13. That capacity certainly sounds impressive. I've recently switched from Tena Maxi to Abri-Form M3/4s, because for some reason the Tenas suddenly weren't seeming to offer as much absorbancy for me as they used to. Not that they ever completely let me down, but they seemed to go from a mostly reliable '3 pee' ability, to 1-2, and never a 3rd. But then, in a way, should you ever really need any more than that? I use the Abris now because its nice to be able to trust they have some reserve capacity 'just in case', but I still usually find myself usually changing by the time I've peed twice, and sometimes after just one. In some ways, I suppose that's wasteful (a major source of guilt in my life is what I contribute to landfill through my diaper-wearing ways)- but I think a diaper should be doing two jobs, only one of which is absorbancy, and the other one being comfort. Once it's cold, claggy and uncomfortable, I'd say its time to change, even if there's the technical capacity to go further. Plus there's the weight issue; once you have anything approaching a litre of fluid solidified between your legs, it doesn't matter how good the containment is, it's not going to feel too practical or comfortable to keep moving around with. So, no, I don't think we need to keep seeing improvements in capacity beyond a certain point. Not without equivalent breakthroughs in comfort and practicality. I'd love some kind of sci-fi diaper that somehow self-dried the water part of urine and subtly gave it off to the air as pure water vapour, allowing the diaper to be comfortably worn until it had odourlessly contained a day's worth of urea (much lighter to store without the accompanying water volume). Or even something which wicked fluids away to some kind of tube, with a valve which could be periodically drained at a convenient time (I suppose this would be less of a diaper, and more like a catheter, really). I know NASA was recently looking for ideas for a system which would allow astronauts to relieve themselves in a spacesuit over a period of more than a day, which if anyone had any practical genius ideas for, I'm sure would then also be applicable back here on Earth. In that case, however, it's needing to poo that causes a problem, given the need to have that kept separate from the skin, longer term. I've long wondered about the possibility of some kind of changeable bag device for that, with some kind of self sealing membrane through which poo could pass, and be locked up without odour. Finally, I think there's a need to recognise there's a distinction between the advertised capacity of a diaper (which I understand is measured by fully submersing it in water, and seeing how much it can absorb) and it's 'real world' capacity for urine, which is inevitably massively less, especially considering a diaper will leak long before every inch of its absorbancy is used. It's that 'leak point' that really matters, and I imagine that's affected by a whole array of individual factors, including body shape, strength of urine, gender etc.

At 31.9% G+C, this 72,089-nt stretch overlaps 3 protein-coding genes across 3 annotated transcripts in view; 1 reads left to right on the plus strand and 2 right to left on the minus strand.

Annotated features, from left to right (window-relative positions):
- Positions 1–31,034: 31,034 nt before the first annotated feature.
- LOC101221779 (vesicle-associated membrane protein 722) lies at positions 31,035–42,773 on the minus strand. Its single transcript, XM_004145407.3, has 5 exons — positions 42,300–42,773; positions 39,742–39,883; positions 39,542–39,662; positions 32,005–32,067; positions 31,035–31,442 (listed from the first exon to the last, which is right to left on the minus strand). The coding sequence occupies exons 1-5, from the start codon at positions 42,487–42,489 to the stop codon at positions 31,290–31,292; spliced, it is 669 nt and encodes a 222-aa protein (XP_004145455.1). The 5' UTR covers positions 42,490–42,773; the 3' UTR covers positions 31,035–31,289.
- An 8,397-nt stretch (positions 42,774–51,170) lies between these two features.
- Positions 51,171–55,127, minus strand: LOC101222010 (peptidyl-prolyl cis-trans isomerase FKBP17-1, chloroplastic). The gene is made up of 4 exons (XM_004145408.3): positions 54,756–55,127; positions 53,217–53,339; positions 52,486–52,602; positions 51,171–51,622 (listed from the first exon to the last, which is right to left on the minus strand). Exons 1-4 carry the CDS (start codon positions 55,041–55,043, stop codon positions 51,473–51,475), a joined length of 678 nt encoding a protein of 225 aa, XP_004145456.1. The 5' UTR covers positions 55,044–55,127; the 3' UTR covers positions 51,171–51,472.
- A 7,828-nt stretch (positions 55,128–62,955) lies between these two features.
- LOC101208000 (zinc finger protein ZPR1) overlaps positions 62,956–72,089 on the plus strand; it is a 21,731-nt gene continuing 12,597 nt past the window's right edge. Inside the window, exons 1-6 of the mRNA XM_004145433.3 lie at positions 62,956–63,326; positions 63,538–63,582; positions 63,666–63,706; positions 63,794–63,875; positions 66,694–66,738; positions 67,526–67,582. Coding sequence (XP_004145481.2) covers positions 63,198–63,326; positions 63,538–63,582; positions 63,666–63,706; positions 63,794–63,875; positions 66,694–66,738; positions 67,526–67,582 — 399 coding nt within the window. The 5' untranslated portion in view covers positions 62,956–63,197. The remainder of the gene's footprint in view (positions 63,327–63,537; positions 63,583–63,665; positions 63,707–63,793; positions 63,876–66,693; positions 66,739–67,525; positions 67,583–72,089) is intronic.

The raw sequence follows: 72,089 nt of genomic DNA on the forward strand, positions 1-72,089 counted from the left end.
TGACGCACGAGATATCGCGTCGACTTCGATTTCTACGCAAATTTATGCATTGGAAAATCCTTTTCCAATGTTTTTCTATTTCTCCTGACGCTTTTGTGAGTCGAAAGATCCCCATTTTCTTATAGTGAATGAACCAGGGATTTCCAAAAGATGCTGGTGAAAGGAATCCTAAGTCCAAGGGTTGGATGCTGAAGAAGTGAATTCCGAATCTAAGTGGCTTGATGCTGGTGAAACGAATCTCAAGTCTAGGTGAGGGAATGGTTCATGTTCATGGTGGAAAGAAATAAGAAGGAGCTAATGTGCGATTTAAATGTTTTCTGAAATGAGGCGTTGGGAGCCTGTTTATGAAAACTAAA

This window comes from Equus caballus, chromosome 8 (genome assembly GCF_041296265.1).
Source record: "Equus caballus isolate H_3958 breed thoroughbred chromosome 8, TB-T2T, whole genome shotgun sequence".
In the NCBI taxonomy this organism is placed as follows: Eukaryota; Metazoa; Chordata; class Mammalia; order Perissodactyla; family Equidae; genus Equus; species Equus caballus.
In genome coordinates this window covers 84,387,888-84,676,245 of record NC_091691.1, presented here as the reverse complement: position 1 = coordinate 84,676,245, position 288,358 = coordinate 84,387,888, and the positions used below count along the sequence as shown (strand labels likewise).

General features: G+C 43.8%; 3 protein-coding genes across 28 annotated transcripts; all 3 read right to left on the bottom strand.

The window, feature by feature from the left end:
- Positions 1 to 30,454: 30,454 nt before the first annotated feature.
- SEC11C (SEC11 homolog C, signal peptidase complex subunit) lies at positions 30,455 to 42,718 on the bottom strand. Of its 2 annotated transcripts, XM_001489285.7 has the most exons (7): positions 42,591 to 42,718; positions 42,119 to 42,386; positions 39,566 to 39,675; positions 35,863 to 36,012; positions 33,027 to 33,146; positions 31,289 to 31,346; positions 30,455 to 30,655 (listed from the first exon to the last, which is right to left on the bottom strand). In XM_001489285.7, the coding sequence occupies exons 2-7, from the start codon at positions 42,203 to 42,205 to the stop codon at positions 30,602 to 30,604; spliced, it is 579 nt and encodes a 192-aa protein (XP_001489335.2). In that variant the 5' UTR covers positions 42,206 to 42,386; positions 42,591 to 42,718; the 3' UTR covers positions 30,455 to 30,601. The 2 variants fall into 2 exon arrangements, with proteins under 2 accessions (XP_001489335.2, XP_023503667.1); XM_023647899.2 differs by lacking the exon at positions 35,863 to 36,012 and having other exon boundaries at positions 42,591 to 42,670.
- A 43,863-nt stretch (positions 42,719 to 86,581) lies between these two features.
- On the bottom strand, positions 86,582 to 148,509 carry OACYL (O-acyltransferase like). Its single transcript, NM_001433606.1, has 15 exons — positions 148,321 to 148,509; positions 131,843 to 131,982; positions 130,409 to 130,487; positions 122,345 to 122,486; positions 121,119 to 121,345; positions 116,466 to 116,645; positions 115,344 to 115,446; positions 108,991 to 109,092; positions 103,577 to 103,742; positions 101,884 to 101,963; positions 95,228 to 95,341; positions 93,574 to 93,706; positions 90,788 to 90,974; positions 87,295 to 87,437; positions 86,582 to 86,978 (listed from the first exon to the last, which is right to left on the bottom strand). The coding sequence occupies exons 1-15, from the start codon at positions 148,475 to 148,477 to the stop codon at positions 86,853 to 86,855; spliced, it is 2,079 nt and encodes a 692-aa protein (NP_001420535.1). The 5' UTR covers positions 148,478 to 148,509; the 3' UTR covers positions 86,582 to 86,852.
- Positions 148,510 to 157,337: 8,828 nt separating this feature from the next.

14. R682

    In Praise of Flour Sack Towels

    I did play around with improvised towel diapers quite a bit in my youth (even though I had disposable options for real). As well as a 'letter fold', there's always the option of three separate towel layers: one folded into a long thick rectangle, to make a U-shaped main 'soaker' between ones legs; which sits in a wider square of double or triple thickness to address any sideways 'spread'; and then one single thickness outer layer, which is the only one which is actually secured in place conventionally around one's waist, binding everything else tight against you. The others are simply held in place by the outermost one (or possibly secured to that in key places, if seeming too likely to shift out of position, rather than wrapping around to themselves.) Of course, the result is far too bulky to be practical for anything except waddling around the house like the apocryphal toddler, and large plastic pants are a must when it comes to functionality (though I used to get remarkable results out of plastic shopping bags with the bottom corners cut off, pulled up so the plastic stretched around my legs!). There's obviously far more absorbancy than you need, given you're likely to be damply uncomfortable enough to want to change before needing a second pee becomes likely (not to mention the diaper would pull itself down under it's own weight long before any limit was approached) but the level of redundancy does mean you can feel confident in its initial performance, despite the cobbled together nature!
  15. R682

    Cleaning Cloth Nappies

    When I wear cloth, I always sluice them thoroughly under the shower as soon as I take one off, which I think probably rinses 90% of the pee away down the drain immediately. Then I put them straight in a tub of water to soak until it's time to wring them out and transfer to the washing machine, which seems to dilute whatever's left beyond detection. You can always change the water occasionally, too, or add sterilising tablets if you think that's appropriate. Plus, I always use something as a liner in the seat area of the diaper even if I don't think it's going to be needed, because you never really know when nature might unexpectedly happen to call in the 'other' way. Professional flushable liners are great, but you can use any kind of comfortable rag material you have to hand - old cut up t-shirts for example. It sometimes takes a little work to pin a liner in place so it doesn't bunch up, but then cloth diapers are more work in general, and I would say a liner more than pays for its time investment when it comes to cleaning up. Plus, unlike an expensive cloth diaper, you can just throw away any liner that seems difficult to clean. Then I'd say biological washing powder is a match, and dry in sunlight if possible (difficult as I know that is when it comes to displaying one's adult diapers in one's backyard for the neighbours to see), as UV light has antibacterial effects. Definitely dry as soon as possible, so bacteria can't build up again after the wash. I sometimes find highly absorbent cloth diapers benefit from an extra spin cycle in the washer if they still seem heavy when the wash finishes.